Canadians strongly support medicare and Quebecers strongly support Hydro Quebec and no fault insurance. These policies all make economic sense. I know there are many other examples throughout Canada that save people money. There are lost of progressive issues for the NDP to own.

 

Sean in Ottawa

Pondering wrote:

 

Populism at heart should mean doing what the people want, not imposing what a party thinks is best on them.

no -- a million times no.

This is the difference between direct democracy that includes tyrany of the minority and an incoherent set of policies based on popularity in the moment without evidence and the very principle of representative democracy.

In a representative democracy you do choose people whose job it is to study the things you will not have the time or even, in many cases, the means to study. You choose principles over details. You expect that the representative to be responsible and fire them at the next election if they are not. But you choose the representative not a series of specific policy choices. When a policy is hugely significant and the population is aware enough of it, a referendum can be held. However, for most parties you choose others to decide for you with the time, skill, effort, science that you do not have as an individual.

The very concept of getting a party to do (in a micro sense) what the people want is a false populist concept -- normally backed up by mountains of propaganda where the party claiming this put s a great deal of effort to convince the population of what they want so that the party does not have to be accountable.

Individual voters cannot be accountable so when parties say they will do what the people want they are also telling you that the people will be to blame if it does not go well.

A democracy is founded on accountability -- where individuals are picked to make decisions and held accountable. This is how the secret ballot works. If you use a secret ballot for direct decisions then nobody is accountable for the specific decisions over time. When the people choose a representative, they are held collectively responsible for that chocie but that representative is responsible for the decisions she or he makes that follow.

You want a party that you believe is compatible with your outlook to make the best decisions, as constrained by the rights of people (through the courts) and you want to hold them to account periodically.

Anything other than this is propaganda that actually takes more power away from the public in the name of giving it and makes the representatitves less accountable rather than more.

Mr. Magoo Mr. Magoo's picture

Quote:
If you use a secret ballot for direct decisions then nobody is accountable for the specific decisions over time.

I don't know if this is how they still do it, but I recall once reading about how, in California, when a proposition is on the ballot (basically a referendum) then the government is obligated to do what the voters say.  I read about it in the context of some tax cuts that passed, followed by big cuts to healthcare and education as a direct result of the revenue loss.  The electorate wasn't happy, but they had nobody to blame.

I agree that in a representative democracy, your representative doesn't just say "yea" or "nay" on your behalf, but also researches issues on your behalf and thinks of the possible repercussions on your behalf.  I won't say "government is smarter than us", or that any particular representative is smarter than us, but they probably do know a bit more about how the wheels of government turn.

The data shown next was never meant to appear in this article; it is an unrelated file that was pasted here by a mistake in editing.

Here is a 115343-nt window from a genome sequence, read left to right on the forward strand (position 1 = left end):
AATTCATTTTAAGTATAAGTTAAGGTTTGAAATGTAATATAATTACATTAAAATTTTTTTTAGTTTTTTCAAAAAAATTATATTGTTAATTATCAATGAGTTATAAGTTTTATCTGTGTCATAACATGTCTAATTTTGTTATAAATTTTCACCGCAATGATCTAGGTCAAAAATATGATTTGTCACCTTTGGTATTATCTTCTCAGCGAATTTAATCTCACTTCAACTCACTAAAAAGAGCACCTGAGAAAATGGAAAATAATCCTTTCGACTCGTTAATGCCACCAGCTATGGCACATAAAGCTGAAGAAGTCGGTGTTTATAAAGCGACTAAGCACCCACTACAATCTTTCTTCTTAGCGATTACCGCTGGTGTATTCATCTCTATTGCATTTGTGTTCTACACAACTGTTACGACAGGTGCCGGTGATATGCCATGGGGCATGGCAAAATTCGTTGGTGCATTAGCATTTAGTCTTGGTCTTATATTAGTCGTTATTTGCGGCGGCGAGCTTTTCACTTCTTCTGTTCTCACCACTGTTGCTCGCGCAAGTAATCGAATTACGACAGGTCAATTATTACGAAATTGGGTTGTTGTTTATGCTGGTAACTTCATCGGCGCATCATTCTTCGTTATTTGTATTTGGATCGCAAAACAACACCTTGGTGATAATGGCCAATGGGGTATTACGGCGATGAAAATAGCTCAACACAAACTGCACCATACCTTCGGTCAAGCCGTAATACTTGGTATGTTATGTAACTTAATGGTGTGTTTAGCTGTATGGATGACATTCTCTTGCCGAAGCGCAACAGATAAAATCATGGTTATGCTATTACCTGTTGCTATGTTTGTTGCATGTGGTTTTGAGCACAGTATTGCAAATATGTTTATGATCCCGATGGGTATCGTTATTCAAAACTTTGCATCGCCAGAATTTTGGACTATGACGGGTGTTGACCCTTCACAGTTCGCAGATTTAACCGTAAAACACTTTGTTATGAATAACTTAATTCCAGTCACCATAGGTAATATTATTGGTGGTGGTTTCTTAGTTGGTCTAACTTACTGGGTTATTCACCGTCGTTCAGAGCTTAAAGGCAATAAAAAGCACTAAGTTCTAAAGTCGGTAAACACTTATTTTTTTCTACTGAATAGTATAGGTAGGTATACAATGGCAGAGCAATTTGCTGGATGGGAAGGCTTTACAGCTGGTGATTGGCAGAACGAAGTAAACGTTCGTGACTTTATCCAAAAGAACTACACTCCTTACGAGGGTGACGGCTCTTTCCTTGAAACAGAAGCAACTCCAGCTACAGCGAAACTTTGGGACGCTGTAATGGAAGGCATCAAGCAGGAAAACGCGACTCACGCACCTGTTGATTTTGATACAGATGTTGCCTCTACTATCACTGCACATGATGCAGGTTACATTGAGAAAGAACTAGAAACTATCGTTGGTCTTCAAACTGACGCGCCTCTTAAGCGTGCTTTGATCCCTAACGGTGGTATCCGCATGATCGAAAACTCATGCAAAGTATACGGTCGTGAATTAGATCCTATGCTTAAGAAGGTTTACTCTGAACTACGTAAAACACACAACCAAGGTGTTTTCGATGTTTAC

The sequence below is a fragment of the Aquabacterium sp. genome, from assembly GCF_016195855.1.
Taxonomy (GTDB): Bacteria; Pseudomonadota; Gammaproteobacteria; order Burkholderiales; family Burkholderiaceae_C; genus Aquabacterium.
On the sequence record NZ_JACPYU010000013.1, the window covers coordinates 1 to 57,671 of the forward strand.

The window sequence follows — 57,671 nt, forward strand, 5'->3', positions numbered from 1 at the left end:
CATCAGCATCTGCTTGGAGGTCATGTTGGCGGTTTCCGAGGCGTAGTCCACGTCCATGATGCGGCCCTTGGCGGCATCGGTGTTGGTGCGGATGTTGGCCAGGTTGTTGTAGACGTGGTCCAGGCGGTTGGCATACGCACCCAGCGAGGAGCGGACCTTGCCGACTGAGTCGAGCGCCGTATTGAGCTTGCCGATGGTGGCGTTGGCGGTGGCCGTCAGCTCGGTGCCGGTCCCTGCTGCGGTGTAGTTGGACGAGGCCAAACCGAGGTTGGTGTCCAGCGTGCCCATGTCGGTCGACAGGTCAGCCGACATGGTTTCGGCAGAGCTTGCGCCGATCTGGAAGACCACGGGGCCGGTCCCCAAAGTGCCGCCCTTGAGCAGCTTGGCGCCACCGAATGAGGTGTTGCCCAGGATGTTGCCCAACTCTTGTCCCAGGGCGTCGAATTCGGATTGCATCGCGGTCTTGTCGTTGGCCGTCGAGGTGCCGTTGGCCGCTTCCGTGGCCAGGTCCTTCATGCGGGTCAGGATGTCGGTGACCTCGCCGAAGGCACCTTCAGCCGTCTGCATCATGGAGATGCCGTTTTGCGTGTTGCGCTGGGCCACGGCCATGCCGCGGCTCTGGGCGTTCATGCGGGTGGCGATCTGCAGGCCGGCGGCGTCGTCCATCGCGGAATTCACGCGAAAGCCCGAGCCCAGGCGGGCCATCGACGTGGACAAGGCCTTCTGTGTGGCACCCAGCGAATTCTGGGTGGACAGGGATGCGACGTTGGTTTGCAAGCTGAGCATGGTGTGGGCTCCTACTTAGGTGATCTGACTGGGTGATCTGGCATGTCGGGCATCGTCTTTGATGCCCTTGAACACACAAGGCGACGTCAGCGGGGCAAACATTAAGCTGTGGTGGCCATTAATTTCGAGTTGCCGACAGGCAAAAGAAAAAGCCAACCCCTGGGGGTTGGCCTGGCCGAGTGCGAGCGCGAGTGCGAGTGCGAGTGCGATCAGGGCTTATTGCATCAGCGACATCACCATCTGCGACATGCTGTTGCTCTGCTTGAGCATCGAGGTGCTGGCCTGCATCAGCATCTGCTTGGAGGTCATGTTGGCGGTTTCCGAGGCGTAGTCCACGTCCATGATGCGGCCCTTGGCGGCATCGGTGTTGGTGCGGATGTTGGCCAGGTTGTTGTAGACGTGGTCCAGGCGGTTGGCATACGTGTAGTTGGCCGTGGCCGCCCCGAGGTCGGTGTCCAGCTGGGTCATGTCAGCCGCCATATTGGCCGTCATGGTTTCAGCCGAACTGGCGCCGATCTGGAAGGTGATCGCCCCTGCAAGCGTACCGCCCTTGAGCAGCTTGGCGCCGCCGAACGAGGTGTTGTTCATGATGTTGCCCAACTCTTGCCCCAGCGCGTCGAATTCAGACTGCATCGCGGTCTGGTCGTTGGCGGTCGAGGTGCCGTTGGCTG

Ken Burch Ken Burch's picture

Pondering wrote:

Yes absolutely. Even so the grand majority of Canadians consider themselves middle-class not working-class even if traditionally they would have been considered working-class.

The NDP cannot focus on the people traditionally not represented by the two main parties. It has to focus on the majority.

Populism at heart should mean doing what the people want, not imposing what a party thinks is best on them. Of course a party has a perspective, which for the NDP is social justice, worker rights. That is used to imply that the NDP are not good economic managers. I know that isn't true. It is still the perception people have associated with "the left".

I think it can be defeated but not by going farther left than the majority would support. That leaves lots of room for progressive policy, and of course once elected the NDP can do as it pleases.

Canadians strongly support medicare and Quebecers strongly support Hydro Quebec and no fault insurance. These policies all make economic sense. I know there are many other examples throughout Canada that save people money. There are lost of progressive issues for the NDP to own.

 

It's not about going farther to the left than "the majority" would accept.  It's about redefining who the majority is, as Jeremy Corbyn has done brilliantly in the UK.  There are massive numbers of people in Canada who don't vote now, because none of the existing parties care about them or speak to their actual needs.  Those who vote Liberal and Conservative now, by contrast, are never going to vote for anyone OTHER than the Liberals or the Conservative.  Those are people who can't be changed, can't be reached.  If "respectability" hasn't connected with them since 1961, it's never going to.  Those votes are lost to the NDP.  

Rather than frame it as "Left vs. Right vs. Center", I'd say it should be framed as "The Real versus The Surface".  We know that simply tinkering slightly, barely perceptibly, around the edges of the current way of things doesn't lead to anything that connects with the actual needs of the many-for freedom from want, for a say in the decisions which go on around them, for recognition of their value and worth as human beings.  The most practical approach to many problems is to renovate, rather than tinker, or to rebuild if renovation isn't possible.  

And there's nothing in any of what I've ever suggested that is imposing anything on anyone.  It's about listening to what the many want and working with the many to make it real.

I'd say that most of those at the Tim Horton's would be open to that kind of politics, because it would actually listen to them and act on what they wanted.  "Low-information" doesn't necessary equate to a lack of vision.